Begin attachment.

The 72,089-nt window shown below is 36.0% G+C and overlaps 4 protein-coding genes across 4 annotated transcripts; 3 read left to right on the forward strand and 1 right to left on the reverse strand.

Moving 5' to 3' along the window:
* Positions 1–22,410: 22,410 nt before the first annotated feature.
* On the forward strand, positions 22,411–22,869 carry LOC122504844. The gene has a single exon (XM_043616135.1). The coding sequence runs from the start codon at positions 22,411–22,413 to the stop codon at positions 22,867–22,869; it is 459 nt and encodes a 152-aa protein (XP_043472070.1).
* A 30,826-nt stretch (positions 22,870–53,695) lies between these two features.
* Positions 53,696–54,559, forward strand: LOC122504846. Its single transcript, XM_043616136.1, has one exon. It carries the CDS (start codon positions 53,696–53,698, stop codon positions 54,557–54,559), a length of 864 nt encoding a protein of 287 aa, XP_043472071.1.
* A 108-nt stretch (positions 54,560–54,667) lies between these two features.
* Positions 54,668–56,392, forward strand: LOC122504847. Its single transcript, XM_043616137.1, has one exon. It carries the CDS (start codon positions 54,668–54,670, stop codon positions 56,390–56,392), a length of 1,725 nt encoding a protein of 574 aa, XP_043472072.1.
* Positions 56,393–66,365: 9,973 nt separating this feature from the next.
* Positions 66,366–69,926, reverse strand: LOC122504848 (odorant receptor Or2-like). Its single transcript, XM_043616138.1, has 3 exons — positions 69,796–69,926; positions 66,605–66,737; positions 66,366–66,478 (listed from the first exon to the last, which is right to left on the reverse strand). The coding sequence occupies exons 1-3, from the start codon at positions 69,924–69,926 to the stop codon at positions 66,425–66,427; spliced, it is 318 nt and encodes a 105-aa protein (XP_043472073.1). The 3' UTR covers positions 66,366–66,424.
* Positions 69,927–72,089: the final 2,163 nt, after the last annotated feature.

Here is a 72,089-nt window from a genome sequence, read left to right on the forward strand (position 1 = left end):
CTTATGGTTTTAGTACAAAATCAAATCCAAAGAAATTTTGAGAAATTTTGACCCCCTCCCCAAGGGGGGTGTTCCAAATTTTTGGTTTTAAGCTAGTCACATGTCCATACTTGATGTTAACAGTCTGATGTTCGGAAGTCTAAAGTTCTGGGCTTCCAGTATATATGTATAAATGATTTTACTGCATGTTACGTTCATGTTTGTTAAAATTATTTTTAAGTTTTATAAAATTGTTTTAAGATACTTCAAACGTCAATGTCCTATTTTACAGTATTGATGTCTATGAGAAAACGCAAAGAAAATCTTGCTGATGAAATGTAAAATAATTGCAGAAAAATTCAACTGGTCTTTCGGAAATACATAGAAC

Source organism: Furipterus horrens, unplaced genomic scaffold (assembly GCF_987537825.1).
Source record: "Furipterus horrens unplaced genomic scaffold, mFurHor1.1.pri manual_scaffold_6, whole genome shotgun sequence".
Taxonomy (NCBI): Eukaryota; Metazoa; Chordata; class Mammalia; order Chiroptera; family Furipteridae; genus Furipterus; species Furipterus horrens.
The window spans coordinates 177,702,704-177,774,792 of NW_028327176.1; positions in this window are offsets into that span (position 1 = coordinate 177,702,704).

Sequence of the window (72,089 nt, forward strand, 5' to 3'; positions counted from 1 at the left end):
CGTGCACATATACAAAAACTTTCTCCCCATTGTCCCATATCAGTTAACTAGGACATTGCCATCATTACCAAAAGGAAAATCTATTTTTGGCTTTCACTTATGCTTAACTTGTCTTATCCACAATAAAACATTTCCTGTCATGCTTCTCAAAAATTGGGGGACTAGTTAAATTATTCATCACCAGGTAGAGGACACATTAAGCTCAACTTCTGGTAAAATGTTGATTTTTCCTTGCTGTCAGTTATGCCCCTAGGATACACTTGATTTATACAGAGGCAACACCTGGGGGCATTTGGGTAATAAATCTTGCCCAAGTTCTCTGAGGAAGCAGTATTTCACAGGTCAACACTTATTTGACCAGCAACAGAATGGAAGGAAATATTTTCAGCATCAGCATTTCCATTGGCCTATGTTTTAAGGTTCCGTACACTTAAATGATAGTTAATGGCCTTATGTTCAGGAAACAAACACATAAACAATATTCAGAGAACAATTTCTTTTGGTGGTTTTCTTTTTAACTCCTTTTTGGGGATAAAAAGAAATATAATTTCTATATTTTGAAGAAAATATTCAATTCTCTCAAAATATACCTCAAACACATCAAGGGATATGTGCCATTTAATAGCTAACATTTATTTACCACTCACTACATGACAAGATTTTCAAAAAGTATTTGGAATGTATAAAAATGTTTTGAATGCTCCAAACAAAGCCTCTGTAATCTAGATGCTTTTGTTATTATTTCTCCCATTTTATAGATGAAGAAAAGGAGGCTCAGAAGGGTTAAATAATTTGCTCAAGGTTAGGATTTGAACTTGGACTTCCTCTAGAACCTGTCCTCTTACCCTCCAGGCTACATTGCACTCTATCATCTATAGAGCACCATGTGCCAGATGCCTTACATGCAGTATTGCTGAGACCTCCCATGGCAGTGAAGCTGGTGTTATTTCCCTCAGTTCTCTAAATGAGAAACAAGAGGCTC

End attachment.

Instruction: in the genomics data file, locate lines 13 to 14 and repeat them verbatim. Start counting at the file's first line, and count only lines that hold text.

CTTATGGTTTTAGTACAAAATCAAATCCAAAGAAATTTTGAGAAATTTTGACCCCCTCCCCAAGGGGGGTGTTCCAAATTTTTGGTTTTAAGCTAGTCACATGTCCATACTTGATGTTAACAGTCTGATGTTCGGAAGTCTAAAGTTCTGGGCTTCCAGTATATATGTATAAATGATTTTACTGCATGTTACGTTCATGTTTGTTAAAATTATTTTTAAGTTTTATAAAATTGTTTTAAGATACTTCAAACGTCAATGTCCTATTTTACAGTATTGATGTCTATGAGAAAACGCAAAGAAAATCTTGCTGATGAAATGTAAAATAATTGCAGAAAAATTCAACTGGTCTTTCGGAAATACATAGAAC

Source organism: Furipterus horrens, unplaced genomic scaffold (assembly GCF_987537825.1).